Top medic claims that water births are only suitable for clinical trials

A Fatal Accident Inquiry (FAI) in Forfar has been told by an expert witness that births in which birthing pools are used are “experimental” and should only be used in clinical trials.

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Transport to hospital also a concern

The inquiry was hearing evidence about the death of a baby girl who was a few hours old and had been born in a community midwife unit. The expert witness, Dr. Peter Fowlie, is a paediatric consultant and also the regional director for neonatal transport. He said that if specialist doctors had examined the baby earlier, her life could possibly have been saved.

In Scotland, water births are offered to expectant mothers who are going to give birth at home, in hospital and in midwife units. Dr. Fowlie said that there was an ongoing debate about the safety of delivering babies in water, although there was evidence that during labour, being in water could help the mother.

The inquiry had previously heard evidence that the midwife-run unit was in an emergency response blackspot. Travelling by specialist transport to Dundee, the nearest suitable hospital, could take hours. Dr. Fowlie made the point that a small number of babies who were unexpectedly born in a critical condition, even with a neo-natal unit available in the facility, would still die.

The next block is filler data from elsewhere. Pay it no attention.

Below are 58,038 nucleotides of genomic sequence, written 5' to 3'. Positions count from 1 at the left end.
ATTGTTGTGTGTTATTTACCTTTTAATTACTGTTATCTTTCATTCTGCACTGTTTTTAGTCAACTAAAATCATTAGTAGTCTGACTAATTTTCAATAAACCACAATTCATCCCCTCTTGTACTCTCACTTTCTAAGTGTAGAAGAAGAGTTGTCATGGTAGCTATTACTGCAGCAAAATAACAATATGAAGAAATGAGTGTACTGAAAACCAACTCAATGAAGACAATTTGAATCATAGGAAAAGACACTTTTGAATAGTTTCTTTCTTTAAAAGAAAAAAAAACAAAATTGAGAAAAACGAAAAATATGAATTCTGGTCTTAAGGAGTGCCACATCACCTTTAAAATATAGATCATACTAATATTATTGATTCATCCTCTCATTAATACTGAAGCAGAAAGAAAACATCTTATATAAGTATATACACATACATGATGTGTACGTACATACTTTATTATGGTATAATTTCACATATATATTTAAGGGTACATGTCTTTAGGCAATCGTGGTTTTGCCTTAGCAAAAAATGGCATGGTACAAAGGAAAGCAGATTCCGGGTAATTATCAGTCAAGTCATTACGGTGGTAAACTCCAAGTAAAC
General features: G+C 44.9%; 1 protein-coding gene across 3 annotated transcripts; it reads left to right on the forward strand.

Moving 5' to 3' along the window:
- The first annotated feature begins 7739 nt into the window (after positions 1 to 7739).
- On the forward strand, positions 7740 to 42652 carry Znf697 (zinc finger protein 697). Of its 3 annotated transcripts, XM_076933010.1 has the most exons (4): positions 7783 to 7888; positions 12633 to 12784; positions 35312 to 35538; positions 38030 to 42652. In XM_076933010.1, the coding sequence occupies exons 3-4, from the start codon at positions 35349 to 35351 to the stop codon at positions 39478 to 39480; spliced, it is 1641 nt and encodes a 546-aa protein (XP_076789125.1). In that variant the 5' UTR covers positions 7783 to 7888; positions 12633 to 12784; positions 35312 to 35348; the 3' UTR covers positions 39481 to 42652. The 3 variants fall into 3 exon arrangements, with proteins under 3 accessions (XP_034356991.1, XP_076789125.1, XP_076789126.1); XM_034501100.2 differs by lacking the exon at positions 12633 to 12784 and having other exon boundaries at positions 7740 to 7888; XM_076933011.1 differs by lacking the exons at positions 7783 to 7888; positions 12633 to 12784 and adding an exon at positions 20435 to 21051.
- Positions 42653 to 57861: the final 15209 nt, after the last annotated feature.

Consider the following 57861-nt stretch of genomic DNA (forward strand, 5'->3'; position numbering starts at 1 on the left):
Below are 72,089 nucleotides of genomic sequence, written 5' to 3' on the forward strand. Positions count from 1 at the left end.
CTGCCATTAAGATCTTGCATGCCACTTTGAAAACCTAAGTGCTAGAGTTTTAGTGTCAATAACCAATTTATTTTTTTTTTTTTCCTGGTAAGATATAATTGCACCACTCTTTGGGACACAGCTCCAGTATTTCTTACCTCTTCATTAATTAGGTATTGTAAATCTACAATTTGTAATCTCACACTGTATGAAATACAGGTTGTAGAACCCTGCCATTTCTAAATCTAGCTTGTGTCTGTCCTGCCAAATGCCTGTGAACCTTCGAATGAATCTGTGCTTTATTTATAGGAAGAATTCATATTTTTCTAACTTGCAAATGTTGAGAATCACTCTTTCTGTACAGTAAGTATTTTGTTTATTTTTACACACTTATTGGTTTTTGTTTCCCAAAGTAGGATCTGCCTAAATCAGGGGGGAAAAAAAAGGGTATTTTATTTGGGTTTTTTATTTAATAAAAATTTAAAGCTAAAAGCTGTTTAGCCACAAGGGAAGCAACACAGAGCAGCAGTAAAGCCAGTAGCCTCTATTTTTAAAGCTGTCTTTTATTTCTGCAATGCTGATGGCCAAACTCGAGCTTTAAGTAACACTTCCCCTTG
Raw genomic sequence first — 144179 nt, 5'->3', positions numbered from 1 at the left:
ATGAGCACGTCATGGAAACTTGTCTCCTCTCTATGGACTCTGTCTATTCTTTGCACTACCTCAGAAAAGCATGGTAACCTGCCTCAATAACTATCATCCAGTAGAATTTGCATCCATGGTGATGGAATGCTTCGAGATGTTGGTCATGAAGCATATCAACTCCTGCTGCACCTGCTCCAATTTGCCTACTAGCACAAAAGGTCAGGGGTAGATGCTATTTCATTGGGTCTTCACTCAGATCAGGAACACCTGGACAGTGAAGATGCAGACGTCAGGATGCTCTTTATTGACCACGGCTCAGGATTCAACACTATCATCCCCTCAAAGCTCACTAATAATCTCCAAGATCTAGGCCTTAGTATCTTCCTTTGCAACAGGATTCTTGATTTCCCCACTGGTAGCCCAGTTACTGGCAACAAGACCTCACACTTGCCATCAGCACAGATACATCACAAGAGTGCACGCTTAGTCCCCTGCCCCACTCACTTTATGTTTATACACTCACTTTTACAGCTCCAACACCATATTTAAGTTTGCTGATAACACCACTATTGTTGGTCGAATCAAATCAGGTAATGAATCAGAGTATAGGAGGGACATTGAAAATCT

Concerns and evidence on water births

Some of the most common concerns raised by clinicians about water births include water aspiration, possible infection in the baby and mother, and the body temperature control of both mother and baby.

If you’re wondering where can I find a contract research organization, you’ll be pleased to learn a number of contract research organization options exist and carry out research in these kinds of areas. However, one of the more recent papers was from two academic researchers, Kate Young and Sue Kruske of Queensland Centre for Mothers & Babies at the University of Queensland.

They carried out a review of the evidence on the safety of giving birth in water. They wanted to find out how valid the concerns about safety were. They found that there wasn’t much of an evidence base for a lot of the concerns.

However, the debate continues, and many paediatricians believe that water births are not the safest way of giving birth.